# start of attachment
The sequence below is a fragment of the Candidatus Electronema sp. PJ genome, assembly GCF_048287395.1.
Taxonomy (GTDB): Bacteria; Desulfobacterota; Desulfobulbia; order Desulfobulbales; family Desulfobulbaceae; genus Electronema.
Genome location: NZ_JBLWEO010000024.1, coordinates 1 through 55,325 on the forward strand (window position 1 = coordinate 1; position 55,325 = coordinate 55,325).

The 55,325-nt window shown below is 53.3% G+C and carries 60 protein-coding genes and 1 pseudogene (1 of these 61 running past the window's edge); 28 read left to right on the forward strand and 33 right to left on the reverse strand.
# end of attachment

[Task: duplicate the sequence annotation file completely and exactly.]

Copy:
The sequence below is a fragment of the Candidatus Electronema sp. PJ genome, assembly GCF_048287395.1.
Taxonomy (GTDB): Bacteria; Desulfobacterota; Desulfobulbia; order Desulfobulbales; family Desulfobulbaceae; genus Electronema.
Genome location: NZ_JBLWEO010000024.1, coordinates 1 through 55,325 on the forward strand (window position 1 = coordinate 1; position 55,325 = coordinate 55,325).

The 55,325-nt window shown below is 53.3% G+C and carries 60 protein-coding genes and 1 pseudogene (1 of these 61 running past the window's edge); 28 read left to right on the forward strand and 33 right to left on the reverse strand.